But it's dark at the graves of the Cumberland miners
    It's dark at the graves of the Cumberland miners

    Listen to the shouts of the black faced miner, listen to the call of the rescue team
    We have no water, light or bread!
    So we're living on songs and hope instead - we're living on songs and hope instead

    In the town of Springhill Nova Scotia, often the earth will tremble and roll
    When the earth is restless miners die

    Bone and blood is the price of coal

    We kept finding other songs to sing, anything to keep this cat awake. He was all over the place, and at one point, we went right off the road, over the shoulder, and bouncing down into a cow pasture. That’s when he finally decided to let me drive for a spell. We eventually made it to Nova Scotia, alive, which was a bonus!

    We decided to shoot for the Cabot Trail on Cape Breton Island, way up on the northern tip of the province, and that’s where I finally caught up to “the light”, what I’d been looking for the whole journey. We were in the little fishing village of Cheticamp, getting ready to bunk down at the Youth Hostel there for the night. The young lady who ran the hostel had a look about her, something that just resonated with me, something I did not even begin to understand. But, as we were getting settled in, she came by to make sure we had everything we needed, and then she asked to speak with me in private. We went into another room, and there she just said to me, point blank, “I know what it is you’re looking for. You’ve found it. You don’t have to look anymore.” I didn’t understand any of it, but it rang true. I did feel like I had found whatever it was, and we just sat there quietly, for a good half an hour. I’d never experienced anything like it. There was no need for words, no tension, just sitting peacefully, and I felt a light inside, and that was it. Dave had all kinds of questions when I made it back to the bunk room, but I just smiled and told him everything was cool.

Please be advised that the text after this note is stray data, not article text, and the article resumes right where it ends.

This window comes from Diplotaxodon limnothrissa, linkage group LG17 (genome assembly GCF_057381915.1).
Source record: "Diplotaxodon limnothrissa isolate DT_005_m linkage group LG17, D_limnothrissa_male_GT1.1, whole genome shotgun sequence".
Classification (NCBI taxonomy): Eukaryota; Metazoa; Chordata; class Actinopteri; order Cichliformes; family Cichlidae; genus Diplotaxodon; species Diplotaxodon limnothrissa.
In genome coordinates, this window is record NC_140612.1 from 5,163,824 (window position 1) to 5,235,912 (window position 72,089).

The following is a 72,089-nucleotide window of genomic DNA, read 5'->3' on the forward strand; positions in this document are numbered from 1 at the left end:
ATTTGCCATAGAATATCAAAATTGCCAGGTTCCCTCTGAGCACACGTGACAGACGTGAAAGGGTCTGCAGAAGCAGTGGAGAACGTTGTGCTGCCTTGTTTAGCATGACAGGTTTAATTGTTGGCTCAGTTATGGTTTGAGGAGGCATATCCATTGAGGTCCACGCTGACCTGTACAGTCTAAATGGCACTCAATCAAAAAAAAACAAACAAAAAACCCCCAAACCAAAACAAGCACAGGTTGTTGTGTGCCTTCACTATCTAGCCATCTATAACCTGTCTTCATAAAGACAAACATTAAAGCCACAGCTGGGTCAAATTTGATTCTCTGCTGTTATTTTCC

The rest of the journey was pure glory. The light I’d felt at the top of the world, in Cheticamp, Nova Scotia, stayed with me all the way back down the other side of Nova Scotia, across the Bay of Fundy into Bar Harbor, Maine, down through Massachusetts, to New Jersey, and eventually down to my new ship in Norfolk, Virginia. I had been thoroughly cleansed, and everything was a new start, I had an unbridled optimism and suddenly felt young again, after having felt very old for my years, just a month earlier. It was an amazing feeling.